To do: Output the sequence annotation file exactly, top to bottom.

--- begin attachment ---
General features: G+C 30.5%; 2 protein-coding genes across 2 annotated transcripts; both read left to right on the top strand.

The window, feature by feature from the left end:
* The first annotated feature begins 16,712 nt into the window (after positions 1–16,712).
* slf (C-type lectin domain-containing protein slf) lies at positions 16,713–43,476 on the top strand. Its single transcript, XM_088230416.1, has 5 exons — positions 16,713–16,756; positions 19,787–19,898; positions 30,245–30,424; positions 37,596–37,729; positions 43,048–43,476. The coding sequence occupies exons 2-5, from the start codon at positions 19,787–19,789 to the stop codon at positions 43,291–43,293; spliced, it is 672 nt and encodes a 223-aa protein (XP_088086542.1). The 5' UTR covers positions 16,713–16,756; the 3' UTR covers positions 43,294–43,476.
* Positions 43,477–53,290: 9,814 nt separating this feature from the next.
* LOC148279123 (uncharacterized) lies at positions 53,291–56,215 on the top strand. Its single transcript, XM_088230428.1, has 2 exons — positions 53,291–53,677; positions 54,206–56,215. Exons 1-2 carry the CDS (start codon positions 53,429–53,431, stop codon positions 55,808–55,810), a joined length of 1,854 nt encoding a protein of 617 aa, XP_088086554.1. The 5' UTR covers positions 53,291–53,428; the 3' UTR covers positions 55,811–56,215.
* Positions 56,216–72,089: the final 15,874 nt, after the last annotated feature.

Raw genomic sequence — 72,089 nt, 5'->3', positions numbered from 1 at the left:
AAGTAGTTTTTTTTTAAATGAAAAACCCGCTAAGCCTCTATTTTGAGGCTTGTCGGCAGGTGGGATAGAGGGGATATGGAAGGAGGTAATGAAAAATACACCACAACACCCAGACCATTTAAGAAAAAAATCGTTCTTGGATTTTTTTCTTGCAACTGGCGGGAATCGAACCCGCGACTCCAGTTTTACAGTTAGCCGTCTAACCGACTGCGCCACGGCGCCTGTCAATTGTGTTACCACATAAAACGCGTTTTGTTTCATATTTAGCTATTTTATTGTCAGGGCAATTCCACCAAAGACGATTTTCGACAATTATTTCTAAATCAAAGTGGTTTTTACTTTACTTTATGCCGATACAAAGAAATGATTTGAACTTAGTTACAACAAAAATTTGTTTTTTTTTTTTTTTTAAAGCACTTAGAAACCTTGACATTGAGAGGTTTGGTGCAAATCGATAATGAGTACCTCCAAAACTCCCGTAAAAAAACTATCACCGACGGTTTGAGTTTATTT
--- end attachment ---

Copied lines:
General features: G+C 30.5%; 2 protein-coding genes across 2 annotated transcripts; both read left to right on the top strand.

The window, feature by feature from the left end:
* The first annotated feature begins 16,712 nt into the window (after positions 1–16,712).
* slf (C-type lectin domain-containing protein slf) lies at positions 16,713–43,476 on the top strand. Its single transcript, XM_088230416.1, has 5 exons — positions 16,713–16,756; positions 19,787–19,898; positions 30,245–30,424; positions 37,596–37,729; positions 43,048–43,476. The coding sequence occupies exons 2-5, from the start codon at positions 19,787–19,789 to the stop codon at positions 43,291–43,293; spliced, it is 672 nt and encodes a 223-aa protein (XP_088086542.1). The 5' UTR covers positions 16,713–16,756; the 3' UTR covers positions 43,294–43,476.
* Positions 43,477–53,290: 9,814 nt separating this feature from the next.
* LOC148279123 (uncharacterized) lies at positions 53,291–56,215 on the top strand. Its single transcript, XM_088230428.1, has 2 exons — positions 53,291–53,677; positions 54,206–56,215. Exons 1-2 carry the CDS (start codon positions 53,429–53,431, stop codon positions 55,808–55,810), a joined length of 1,854 nt encoding a protein of 617 aa, XP_088086554.1. The 5' UTR covers positions 53,291–53,428; the 3' UTR covers positions 55,811–56,215.
* Positions 56,216–72,089: the final 15,874 nt, after the last annotated feature.

Raw genomic sequence — 72,089 nt, 5'->3', positions numbered from 1 at the left:
AAGTAGTTTTTTTTTAAATGAAAAACCCGCTAAGCCTCTATTTTGAGGCTTGTCGGCAGGTGGGATAGAGGGGATATGGAAGGAGGTAATGAAAAATACACCACAACACCCAGACCATTTAAGAAAAAAATCGTTCTTGGATTTTTTTCTTGCAACTGGCGGGAATCGAACCCGCGACTCCAGTTTTACAGTTAGCCGTCTAACCGACTGCGCCACGGCGCCTGTCAATTGTGTTACCACATAAAACGCGTTTTGTTTCATATTTAGCTATTTTATTGTCAGGGCAATTCCACCAAAGACGATTTTCGACAATTATTTCTAAATCAAAGTGGTTTTTACTTTACTTTATGCCGATACAAAGAAATGATTTGAACTTAGTTACAACAAAAATTTGTTTTTTTTTTTTTTTTAAAGCACTTAGAAACCTTGACATTGAGAGGTTTGGTGCAAATCGATAATGAGTACCTCCAAAACTCCCGTAAAAAAACTATCACCGACGGTTTGAGTTTATTT